Some may have the relationship with their Divine Power shaken by the loss. This can occur when prayers have been forthcoming, asking for a cure, a turn-around in the illness, or just more time with the loved one. When that doesn’t happen and death does occur, there may be disappointment and even anger that divine intervention was not available. These outcomes may well be reversed in time as the grieving person comes to realize that divine guidance and help are real needs as one grieves.

Persons who don’t profess adherence to an established religious group, church, or sect may pursue some other source of needed comfort and strength as they grieve. They may turn to a mentor, a wise and admired friend, or to books that have always provided them with inspiration and needed wisdom. Others may explore the spiritual principles that they have upheld throughout their lives to be the roadmap or guide for moving forward in grief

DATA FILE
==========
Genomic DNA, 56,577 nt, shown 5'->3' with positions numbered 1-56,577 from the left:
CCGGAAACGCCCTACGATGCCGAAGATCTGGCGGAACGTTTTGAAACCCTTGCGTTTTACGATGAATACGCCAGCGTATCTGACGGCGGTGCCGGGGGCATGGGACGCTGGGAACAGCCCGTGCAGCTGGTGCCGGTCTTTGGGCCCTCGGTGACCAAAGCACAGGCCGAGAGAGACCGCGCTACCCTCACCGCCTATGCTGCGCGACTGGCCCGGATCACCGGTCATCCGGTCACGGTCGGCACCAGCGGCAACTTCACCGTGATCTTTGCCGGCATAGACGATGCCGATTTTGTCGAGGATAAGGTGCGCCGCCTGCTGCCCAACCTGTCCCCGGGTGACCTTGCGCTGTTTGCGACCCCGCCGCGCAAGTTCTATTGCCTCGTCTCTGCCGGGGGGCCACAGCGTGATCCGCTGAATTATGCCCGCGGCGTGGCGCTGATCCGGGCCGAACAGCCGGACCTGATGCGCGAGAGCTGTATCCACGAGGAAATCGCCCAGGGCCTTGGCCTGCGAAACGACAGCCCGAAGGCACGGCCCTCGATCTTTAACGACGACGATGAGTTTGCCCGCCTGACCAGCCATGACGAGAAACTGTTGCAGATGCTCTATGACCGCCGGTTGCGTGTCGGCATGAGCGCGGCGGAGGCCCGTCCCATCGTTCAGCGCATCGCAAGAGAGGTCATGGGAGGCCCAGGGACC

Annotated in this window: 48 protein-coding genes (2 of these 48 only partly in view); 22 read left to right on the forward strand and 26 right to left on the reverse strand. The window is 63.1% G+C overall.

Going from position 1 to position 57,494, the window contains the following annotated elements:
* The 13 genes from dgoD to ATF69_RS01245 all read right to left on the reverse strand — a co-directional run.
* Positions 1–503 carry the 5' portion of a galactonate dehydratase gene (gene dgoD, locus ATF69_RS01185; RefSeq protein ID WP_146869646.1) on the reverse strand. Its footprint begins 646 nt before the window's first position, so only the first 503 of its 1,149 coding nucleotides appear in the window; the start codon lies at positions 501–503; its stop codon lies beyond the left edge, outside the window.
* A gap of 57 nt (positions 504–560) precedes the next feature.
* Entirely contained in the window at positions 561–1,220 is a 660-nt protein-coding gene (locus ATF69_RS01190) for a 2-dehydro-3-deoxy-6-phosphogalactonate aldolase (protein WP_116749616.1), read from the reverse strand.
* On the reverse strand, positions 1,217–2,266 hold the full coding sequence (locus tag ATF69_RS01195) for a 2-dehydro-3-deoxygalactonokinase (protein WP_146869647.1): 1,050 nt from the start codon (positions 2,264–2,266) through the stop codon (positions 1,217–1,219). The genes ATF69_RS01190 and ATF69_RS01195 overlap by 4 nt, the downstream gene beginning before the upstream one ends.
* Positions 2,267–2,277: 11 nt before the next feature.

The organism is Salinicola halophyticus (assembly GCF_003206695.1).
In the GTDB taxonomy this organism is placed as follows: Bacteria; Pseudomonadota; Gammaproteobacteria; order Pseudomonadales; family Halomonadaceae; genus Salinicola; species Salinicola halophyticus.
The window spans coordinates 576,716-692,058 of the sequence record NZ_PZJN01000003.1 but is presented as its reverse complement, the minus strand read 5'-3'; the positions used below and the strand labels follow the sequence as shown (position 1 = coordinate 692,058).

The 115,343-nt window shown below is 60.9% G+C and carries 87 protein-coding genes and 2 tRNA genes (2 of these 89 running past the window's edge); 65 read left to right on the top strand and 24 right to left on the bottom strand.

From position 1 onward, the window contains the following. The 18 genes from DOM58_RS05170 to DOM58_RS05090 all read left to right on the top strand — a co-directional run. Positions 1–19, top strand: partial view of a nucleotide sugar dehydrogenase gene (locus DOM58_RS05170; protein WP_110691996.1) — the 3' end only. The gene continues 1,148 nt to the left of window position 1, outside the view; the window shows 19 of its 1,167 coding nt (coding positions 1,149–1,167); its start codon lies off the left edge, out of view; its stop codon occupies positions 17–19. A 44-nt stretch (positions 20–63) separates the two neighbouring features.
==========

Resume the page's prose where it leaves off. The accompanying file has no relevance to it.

No matter what the source, when spiritual needs are felt, grieving persons can reach for the spiritual guidance and support they need to help them to better cope with their grief and loss.

 

As mentioned in the last Grief Brief, I would once again like to extend to any persons who have experienced loss and are grieving, the invitation to join the Grief Support Group that is held weekly at St. Matthias the Apostle Parish. The group will resume its weekly sessions on the second Saturday of September (9/9/17) and new members are welcomed. The group meets in the school library (St. Matthias School) at 9 AM. The address is 9475 Annapolis Road in Lanham, MD 20706. If anyone would like more information feel free to contact: Miriam Jacik, the Grief Coordinator at (301) 345-6054.

Save the Date

Saint Matthias the Apostle parish invites you to join us as we celebrate the installation of Father Jack Kennealy as pastor on Sunday, September 17th at the 6:00 PM Mass. Father Jack will be installed by Cardinal Wuerl.

After the Mass, the Parish Social Life Committee will host a reception with light refreshments in Friendship Hall. All are welcome.

Services for Mabel Jones will be held at St. Matthias the Apostle Church, 9475 Annapolis Rd., Lanham, MD 20706: